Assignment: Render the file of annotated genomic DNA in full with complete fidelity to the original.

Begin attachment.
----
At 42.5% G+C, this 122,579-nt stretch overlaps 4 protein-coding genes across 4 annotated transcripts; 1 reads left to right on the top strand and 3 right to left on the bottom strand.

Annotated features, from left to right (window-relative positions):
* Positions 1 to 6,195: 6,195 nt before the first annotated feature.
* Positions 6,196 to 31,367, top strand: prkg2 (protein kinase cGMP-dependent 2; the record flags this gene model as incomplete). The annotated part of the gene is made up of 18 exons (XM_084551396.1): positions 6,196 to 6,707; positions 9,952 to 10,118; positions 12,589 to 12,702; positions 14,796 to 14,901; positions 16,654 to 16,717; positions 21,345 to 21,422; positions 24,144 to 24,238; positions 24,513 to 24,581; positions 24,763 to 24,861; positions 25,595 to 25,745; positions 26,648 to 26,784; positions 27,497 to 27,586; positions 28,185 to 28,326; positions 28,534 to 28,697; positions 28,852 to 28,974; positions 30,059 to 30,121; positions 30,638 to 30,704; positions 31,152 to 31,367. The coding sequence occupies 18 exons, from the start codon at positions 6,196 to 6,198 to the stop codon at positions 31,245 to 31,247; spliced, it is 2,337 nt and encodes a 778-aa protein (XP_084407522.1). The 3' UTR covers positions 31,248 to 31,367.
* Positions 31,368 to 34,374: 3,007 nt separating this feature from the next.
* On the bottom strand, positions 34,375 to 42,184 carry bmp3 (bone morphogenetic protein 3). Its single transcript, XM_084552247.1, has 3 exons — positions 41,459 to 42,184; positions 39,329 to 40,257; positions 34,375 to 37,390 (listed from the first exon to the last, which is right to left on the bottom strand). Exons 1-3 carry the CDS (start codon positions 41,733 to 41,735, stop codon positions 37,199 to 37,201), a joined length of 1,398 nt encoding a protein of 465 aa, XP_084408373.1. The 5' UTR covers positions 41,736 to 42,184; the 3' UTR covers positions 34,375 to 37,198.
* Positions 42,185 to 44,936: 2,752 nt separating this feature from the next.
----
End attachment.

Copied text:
At 42.5% G+C, this 122,579-nt stretch overlaps 4 protein-coding genes across 4 annotated transcripts; 1 reads left to right on the top strand and 3 right to left on the bottom strand.

Annotated features, from left to right (window-relative positions):
* Positions 1 to 6,195: 6,195 nt before the first annotated feature.
* Positions 6,196 to 31,367, top strand: prkg2 (protein kinase cGMP-dependent 2; the record flags this gene model as incomplete). The annotated part of the gene is made up of 18 exons (XM_084551396.1): positions 6,196 to 6,707; positions 9,952 to 10,118; positions 12,589 to 12,702; positions 14,796 to 14,901; positions 16,654 to 16,717; positions 21,345 to 21,422; positions 24,144 to 24,238; positions 24,513 to 24,581; positions 24,763 to 24,861; positions 25,595 to 25,745; positions 26,648 to 26,784; positions 27,497 to 27,586; positions 28,185 to 28,326; positions 28,534 to 28,697; positions 28,852 to 28,974; positions 30,059 to 30,121; positions 30,638 to 30,704; positions 31,152 to 31,367. The coding sequence occupies 18 exons, from the start codon at positions 6,196 to 6,198 to the stop codon at positions 31,245 to 31,247; spliced, it is 2,337 nt and encodes a 778-aa protein (XP_084407522.1). The 3' UTR covers positions 31,248 to 31,367.
* Positions 31,368 to 34,374: 3,007 nt separating this feature from the next.
* On the bottom strand, positions 34,375 to 42,184 carry bmp3 (bone morphogenetic protein 3). Its single transcript, XM_084552247.1, has 3 exons — positions 41,459 to 42,184; positions 39,329 to 40,257; positions 34,375 to 37,390 (listed from the first exon to the last, which is right to left on the bottom strand). Exons 1-3 carry the CDS (start codon positions 41,733 to 41,735, stop codon positions 37,199 to 37,201), a joined length of 1,398 nt encoding a protein of 465 aa, XP_084408373.1. The 5' UTR covers positions 41,736 to 42,184; the 3' UTR covers positions 34,375 to 37,198.
* Positions 42,185 to 44,936: 2,752 nt separating this feature from the next.